Supply Chain Profitability –Controllable Problems
In company after company, we have worked with over the years we have encountered numerous common problems created by a lack of awareness or communication between activities in the office and resulting problems in the distribution or manufacturing center and vice versa and similarly problems between manufacturing and distribution. Results include poor performance, increased operational costs and lower levels of customer service, all having a severe negative impact on the company’s bottom line.
Typical examples include:
1. New items are being ordered and the distribution and/or manufacturing center has not been made aware of their existence or anticipated arrival. Additionally, anticipated product arrives but key information such as ABC mover, product weight, highly valuable, perishable, or fragile, etc. is not available to ensure that the new products are handled and/or stored properly. For manufacturing, which products will the raw material be used to produce or what are key properties regarding the material?
1.1 When unexpected product arrives, it must be held aside, and this totally disrupts the operation for flow, space, and use of staff.
1.1.1 Most companies do not have space set aside to handle problem products so flow may be affected, and key space may be blocked.
1.1.2 The product will have to be moved at least one extra time, adding more to costs.
1.1.3 Time and staff resources are wasted unnecessarily, and regular operations must be neglected.
1.2 This is typical of a people vs. system-oriented operations in which purchasing staff “does not have time” or makes up some other excuse for not entering any or incomplete information about a new product into the item data base when an order is placed.
1.2.1 One solution is to set up fields in the new product entry file to capture all required data and information for each product and not let the user exit the data entry screen without completing all fields.
1.3 In a properly run DC or MC the staff will assign item types to zones and locations within based on their product type, brand, and/or physical characteristics so without key information unexpected items can still be assigned to appropriate zones and not interfere with other operations while waiting for information to assign a permanent storage location.
2. The purchasing staff has no or poor training and is unaware of the ripple effects caused by their behavior as it effects the warehouse or the company’s bottom line.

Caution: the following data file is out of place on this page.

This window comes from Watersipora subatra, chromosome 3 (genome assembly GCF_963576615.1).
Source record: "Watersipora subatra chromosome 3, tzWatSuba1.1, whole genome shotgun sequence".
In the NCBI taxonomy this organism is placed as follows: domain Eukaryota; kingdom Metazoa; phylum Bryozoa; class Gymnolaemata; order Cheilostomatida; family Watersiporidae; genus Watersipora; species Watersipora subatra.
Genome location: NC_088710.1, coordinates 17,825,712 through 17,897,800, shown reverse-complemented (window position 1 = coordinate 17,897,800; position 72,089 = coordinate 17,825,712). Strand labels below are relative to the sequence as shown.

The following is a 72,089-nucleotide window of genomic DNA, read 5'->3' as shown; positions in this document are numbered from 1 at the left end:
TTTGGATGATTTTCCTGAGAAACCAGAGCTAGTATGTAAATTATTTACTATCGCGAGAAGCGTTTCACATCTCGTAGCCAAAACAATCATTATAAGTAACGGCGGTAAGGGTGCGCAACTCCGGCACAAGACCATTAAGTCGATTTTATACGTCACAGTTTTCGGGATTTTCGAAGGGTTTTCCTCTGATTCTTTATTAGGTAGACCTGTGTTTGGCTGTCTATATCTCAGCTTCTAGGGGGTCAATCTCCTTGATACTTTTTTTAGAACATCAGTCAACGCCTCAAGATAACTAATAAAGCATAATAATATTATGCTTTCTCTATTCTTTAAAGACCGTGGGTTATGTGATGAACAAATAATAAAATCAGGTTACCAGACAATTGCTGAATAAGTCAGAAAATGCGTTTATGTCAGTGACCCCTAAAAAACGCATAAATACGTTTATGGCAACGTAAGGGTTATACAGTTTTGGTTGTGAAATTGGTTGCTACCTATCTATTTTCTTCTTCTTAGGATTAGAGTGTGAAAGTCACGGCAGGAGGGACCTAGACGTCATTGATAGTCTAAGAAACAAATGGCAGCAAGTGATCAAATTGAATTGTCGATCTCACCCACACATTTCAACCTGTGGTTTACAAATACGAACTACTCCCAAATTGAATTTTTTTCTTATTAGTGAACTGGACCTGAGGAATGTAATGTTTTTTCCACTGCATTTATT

2.1 Many of my clients are plagued by excess inventory of slow moving or dead items. This often results from the purchasing department stocking up on items that are on sale, to get quantity discounts, and/or to reduce freight costs. This totally disrupts the company’s inventory plans. Often, if those companies owned 40% to 50% less stock they would be more profitable.
2.1.1 Less stock = less space; less space requires less time to complete tasks; less time = less staff; less staff = less equipment.
2.1.2 So if purchasing staff did not over-buy, costs for space, inventory, labor, and equipment would be reduced while customer service would be increased (picking, manufacturing, etc. are being done in less time).
2.2 Rules must be set for what can and cannot be purchased to gain a one- time discount and for which purchasing decisions that are a change of policy require approval from a knowledgeable superior.
3. So much extra inventory of an item is manufactured that it literally chokes the warehouse.
3.1 In a company that manufactures electrical components a required clip was not received in time, so they manufactured the same product but the version without the clip continually for weeks until the clip arrived, and this resulted in creating a multi-year supply. This caused a total blockage of key areas in the warehouse and a large increase in operational costs for moving product excessively a very long time. The excuse was “manufacturing cannot be halted and must go on.”
3.2 The company was not prepared with contingency plans or a system to address last minute problems, and they had no idea how to judge the true cost of and problems created by their “textbook” vs. creative solutions.
3.3 There was poor communication and improper chain of command. When key problems occur a system would provide for a high-level executive yo decide how to solve multi-department problems and the decision-making system should be published and distributed to all departments.
These problems can be avoided by establishing system (all jobs based on best practice) vs. people dependent operations and having a central figure versed in all aspects of the operation responsible for the coordination of overall activities with a professionally trained staff. The system should be published in a handbook which is used to train and manage all employees.